Pointy clicky pretty. I'm in interface-design mode again. So I installed the new version of MSN Explorer just to see what those powers that be were coming up with to compete with AOL. It's rather beautiful from a consumer-y design point of view (screenshot). It's obviously not a browser for sophisticated users, but it doesn't want to be. It wants to be AOL. And, I think, it's probably quite easy to use—as long as you don't mind believing the web == MSN.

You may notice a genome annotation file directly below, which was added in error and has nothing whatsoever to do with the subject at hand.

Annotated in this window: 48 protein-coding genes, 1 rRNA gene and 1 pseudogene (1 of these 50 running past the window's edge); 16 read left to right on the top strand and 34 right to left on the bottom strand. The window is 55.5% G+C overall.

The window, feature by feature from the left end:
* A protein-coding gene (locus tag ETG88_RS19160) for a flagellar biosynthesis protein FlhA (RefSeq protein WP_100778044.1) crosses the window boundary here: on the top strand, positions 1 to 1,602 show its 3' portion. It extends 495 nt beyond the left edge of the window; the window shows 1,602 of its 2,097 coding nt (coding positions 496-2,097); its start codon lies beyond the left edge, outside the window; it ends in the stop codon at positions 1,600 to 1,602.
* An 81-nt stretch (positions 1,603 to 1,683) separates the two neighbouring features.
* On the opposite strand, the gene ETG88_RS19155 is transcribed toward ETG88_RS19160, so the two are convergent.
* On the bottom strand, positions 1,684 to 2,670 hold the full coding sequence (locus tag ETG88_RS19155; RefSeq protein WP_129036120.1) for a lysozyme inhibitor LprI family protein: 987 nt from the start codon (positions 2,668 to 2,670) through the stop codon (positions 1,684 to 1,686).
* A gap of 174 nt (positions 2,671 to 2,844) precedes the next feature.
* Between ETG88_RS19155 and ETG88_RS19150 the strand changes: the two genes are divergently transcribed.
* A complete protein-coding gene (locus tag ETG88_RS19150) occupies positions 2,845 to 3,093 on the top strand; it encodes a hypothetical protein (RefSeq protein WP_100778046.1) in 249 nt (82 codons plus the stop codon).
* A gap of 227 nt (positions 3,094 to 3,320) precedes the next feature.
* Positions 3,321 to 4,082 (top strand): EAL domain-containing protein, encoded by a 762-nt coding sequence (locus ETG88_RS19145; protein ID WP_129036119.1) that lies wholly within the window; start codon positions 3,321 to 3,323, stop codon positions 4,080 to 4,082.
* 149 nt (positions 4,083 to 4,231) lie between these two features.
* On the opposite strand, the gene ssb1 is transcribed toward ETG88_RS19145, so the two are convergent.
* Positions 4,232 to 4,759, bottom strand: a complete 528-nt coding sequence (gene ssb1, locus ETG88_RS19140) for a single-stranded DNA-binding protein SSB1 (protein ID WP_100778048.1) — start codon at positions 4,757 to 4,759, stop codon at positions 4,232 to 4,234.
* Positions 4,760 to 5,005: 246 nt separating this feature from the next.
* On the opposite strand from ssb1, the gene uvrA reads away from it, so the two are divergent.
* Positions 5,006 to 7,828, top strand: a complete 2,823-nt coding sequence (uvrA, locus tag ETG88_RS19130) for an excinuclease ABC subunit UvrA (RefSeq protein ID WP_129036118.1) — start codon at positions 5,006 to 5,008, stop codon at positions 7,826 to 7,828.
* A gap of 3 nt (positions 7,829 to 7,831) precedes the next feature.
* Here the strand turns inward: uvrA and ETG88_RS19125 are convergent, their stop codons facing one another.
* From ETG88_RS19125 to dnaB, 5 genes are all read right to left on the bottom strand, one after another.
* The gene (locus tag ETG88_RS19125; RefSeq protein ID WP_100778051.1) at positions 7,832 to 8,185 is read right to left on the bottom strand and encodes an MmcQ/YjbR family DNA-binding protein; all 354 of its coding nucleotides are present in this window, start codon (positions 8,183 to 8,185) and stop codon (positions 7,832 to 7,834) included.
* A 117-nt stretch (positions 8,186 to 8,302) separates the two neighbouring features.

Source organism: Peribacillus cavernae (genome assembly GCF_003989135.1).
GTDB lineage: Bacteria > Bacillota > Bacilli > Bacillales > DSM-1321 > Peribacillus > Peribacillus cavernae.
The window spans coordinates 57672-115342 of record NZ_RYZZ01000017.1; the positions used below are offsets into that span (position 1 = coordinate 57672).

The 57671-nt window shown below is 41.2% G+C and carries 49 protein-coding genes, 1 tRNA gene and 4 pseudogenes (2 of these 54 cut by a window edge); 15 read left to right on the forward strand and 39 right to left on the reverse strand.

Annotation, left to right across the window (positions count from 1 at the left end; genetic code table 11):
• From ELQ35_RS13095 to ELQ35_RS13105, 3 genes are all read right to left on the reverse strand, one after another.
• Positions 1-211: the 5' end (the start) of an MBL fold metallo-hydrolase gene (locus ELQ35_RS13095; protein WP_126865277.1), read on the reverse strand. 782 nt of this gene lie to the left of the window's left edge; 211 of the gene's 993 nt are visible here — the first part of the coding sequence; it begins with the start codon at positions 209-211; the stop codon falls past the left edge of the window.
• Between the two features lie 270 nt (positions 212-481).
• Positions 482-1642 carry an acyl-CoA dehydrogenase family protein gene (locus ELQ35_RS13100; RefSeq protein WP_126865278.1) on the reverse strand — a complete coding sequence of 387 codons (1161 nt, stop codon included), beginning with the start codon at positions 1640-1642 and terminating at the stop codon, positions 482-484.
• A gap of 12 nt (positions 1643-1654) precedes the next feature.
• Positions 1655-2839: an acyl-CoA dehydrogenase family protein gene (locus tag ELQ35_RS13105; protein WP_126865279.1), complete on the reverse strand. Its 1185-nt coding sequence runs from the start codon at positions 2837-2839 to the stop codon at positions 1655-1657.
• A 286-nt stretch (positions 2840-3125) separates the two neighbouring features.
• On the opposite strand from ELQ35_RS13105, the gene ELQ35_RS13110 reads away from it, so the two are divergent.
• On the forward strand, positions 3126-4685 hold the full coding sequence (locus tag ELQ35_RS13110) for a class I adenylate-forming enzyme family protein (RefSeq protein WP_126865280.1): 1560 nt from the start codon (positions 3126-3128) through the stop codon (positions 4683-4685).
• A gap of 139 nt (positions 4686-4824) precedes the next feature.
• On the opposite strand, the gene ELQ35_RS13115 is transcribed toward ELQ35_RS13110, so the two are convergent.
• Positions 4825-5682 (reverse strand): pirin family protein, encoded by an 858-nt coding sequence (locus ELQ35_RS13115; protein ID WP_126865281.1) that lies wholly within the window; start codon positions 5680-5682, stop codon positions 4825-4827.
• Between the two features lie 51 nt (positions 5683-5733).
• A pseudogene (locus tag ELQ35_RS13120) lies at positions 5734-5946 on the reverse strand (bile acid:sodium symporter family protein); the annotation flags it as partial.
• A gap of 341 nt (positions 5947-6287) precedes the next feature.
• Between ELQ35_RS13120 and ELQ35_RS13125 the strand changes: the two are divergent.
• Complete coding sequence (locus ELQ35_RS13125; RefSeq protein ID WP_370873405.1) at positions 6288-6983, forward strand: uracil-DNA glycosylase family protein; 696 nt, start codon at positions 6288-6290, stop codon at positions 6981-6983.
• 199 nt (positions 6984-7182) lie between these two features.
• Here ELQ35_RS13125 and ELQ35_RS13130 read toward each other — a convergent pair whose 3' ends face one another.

Notice how, super-imposed on the top-left logo, is a graphic representing the current weather in your area. Nice touch. Also, it speaks: Good morning/afternoon when you fire it up, and goodbye when you leave. I don't know that's it's particular great to put that much color and pizazz into an interface that wraps around whole web sites that will have their own design, which may clash horribly and be a bit overwhelming. Of course, maybe that's part of the strategy—MSN sites will be designed to look good inside (though most of them don't yet), making them more attractive. Another thing: Notice the address bar is not a drop-down list to get to recently entered addresses. Man, I use that thing all the time, and it's hard to imagine it's a hinderance for non-techies, so taking it out was an ease-of-use feature. I hate for all my assumptions to be cynical, but is it another ploy to keep you within the MSN pen? (And no, you can't change your home page from MSN.com)